There was a time when the execs at General Motors Corp. could expect nothing but trouble from their European operations. GM Europe piled up $3.9 billion in losses over the past five years, a result of lackluster styling, quality problems, and high labor costs.
But now the beleaguered Detroit auto maker is finally getting some traction on the other side of the Atlantic. GM Europe, which includes the German Adam Opel unit and Swedish Saab, posted a $36 million operating profit in the second quarter of this year, on sales of $8.5 billion. Analysts expect GM Europe to just about break even this year.
That's just one sign GM Europe Chairman Frederick A. "Fritz" Henderson's restructuring plan -- GM's second in four years -- is finally yielding dividends. Opel and its sister company, Vauxhall Motors Ltd., have successes to brag about. The latest generation $19,600 Astra compact, introduced in 2004, is closing in on the VW Golf in the race for the title of best-selling car in Europe, and the new $24,000 Zafira compact van is off to a strong start. These new models -- along with strong sales of Korean-made Chevrolets -- nudged up GM's share in Europe to 9.7% in the third quarter, from 8.6% three years ago.
Next year, GM will launch an Astra convertible, an athletic-looking crossover sport-utility vehicle called the Antara, and a Corsa subcompact to replace a boring model that lost out to sharper-looking competitors. "The products coming to market now and those in the pipeline show the true spirit of GM," Vice-Chairman Robert A. Lutz told the crowd at the Frankfurt Motor Show on Sept. 12.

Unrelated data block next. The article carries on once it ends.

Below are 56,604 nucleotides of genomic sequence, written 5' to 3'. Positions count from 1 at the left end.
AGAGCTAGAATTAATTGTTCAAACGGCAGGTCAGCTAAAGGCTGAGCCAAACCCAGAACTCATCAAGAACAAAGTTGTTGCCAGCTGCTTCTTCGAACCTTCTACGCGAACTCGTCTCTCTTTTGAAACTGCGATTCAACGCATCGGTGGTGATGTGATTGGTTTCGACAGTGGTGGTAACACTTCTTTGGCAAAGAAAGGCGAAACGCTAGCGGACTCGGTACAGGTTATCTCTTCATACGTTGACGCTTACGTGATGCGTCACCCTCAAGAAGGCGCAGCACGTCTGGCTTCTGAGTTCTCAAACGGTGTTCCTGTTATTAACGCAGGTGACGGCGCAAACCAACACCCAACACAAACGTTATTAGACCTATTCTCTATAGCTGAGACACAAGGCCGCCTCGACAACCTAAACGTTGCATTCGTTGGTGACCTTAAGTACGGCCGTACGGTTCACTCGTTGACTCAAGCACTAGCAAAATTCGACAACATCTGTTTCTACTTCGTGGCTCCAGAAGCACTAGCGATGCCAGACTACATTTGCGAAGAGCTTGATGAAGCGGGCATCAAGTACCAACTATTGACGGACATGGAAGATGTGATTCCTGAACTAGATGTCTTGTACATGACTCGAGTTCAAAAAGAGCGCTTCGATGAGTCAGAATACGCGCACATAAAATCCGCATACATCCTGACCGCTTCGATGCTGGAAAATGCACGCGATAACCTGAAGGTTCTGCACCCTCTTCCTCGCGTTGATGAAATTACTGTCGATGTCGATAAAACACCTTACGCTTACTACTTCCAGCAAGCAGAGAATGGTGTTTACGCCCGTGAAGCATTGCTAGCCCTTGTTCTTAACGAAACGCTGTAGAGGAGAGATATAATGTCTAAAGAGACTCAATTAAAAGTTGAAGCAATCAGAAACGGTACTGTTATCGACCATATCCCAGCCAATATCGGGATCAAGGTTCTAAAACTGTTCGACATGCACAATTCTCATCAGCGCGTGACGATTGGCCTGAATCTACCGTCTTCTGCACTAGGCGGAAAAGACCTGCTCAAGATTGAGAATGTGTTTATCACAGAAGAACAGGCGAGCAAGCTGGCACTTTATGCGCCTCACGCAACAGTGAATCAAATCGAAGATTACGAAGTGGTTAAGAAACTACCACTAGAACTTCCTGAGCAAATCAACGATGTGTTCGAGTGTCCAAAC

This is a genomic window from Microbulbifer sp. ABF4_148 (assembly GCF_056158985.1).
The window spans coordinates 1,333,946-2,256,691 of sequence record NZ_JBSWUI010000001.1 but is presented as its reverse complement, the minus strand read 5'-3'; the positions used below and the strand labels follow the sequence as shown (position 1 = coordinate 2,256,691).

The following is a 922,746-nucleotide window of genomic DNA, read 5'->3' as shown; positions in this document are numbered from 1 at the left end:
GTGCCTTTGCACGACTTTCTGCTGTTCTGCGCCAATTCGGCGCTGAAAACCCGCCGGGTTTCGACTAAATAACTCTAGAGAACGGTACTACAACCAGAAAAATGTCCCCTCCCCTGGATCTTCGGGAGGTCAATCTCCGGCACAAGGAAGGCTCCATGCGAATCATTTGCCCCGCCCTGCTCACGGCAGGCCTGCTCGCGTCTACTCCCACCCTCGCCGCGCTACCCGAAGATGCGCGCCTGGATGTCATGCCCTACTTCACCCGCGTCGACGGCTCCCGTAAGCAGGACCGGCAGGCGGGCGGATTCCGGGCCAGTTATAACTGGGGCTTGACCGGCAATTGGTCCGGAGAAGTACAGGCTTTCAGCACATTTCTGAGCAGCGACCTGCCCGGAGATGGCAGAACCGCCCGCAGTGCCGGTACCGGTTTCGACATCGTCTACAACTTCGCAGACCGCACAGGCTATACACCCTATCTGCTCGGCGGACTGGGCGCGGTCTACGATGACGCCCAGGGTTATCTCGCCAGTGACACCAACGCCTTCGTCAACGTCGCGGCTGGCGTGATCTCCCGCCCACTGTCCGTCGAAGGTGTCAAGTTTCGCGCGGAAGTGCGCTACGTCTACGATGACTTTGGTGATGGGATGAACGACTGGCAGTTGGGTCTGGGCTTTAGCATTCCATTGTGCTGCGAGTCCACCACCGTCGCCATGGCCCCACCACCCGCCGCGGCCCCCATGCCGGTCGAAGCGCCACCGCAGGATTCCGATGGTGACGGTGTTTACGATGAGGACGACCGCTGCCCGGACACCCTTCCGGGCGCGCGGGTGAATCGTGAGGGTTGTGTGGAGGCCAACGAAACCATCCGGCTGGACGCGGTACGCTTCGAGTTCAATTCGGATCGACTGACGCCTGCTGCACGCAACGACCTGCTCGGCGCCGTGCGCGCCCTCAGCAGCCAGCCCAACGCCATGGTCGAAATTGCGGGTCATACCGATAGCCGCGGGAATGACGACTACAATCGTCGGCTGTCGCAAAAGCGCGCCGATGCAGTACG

After losing $2.5 billion in North America in the first half of the year, GM sure could use a pickup in Europe. But don't call this a full-fledged turnaround yet. GM is challenged by resurgent French carmakers PSA Peugeot Citro?n and Renault, fast-growing Toyota (), and Korean upstart Hyundai.
What's more, the American giant is weak in the luxury market. "The second-quarter profit is nice, and it's a start," says Henderson, who successfully patched up Isuzu Motors Ltd. () and stanched the bleeding in GM's Latin American business. But, GM's Mr. Fixit adds, "we have a lot more work to do."
EDGY GOOD LOOKS
At least Henderson can count on spruced-up models to rev sales. GM had been losing ground in Europe since the mid-1990s because of slipping quality and dull styling. But quality is up across the board, according to J.D. Power & Associates, and the styling on the new Astra compact -- which has a sporty stance sculpted with a dash of avant-garde edginess -- has won converts. The 240-horsepower Astra OPC performance car also has added spark to GM's image.
The launch of the new Astra Twin Top convertible -- a popular segment the company joined late -- could drive sales of the Astra to well over 500,000 next year, says GM President Carl-Peter Forster, the executive who initiated the face-lift for the European lineup. That's 25% higher than the previous generation sold in its last year. The car has the Astra's edgy looks and a hard top that automatically retracts at the push of a button.
One area to watch is GM's efforts to promote Cadillac in Europe, where sales of the luxury marque number only a few thousand. Cadillac will have a serious European entry next spring with the launch of the BLS, a new midsize sports sedan with brash American styling and the lithe frame and diesel engine Europeans crave. Says GM'S Forster: "We have to build the brand step by step." If GM can sustain its momentum in Europe, it may generate enough profit to build the brand even faster.
By David Welch in Frankfurt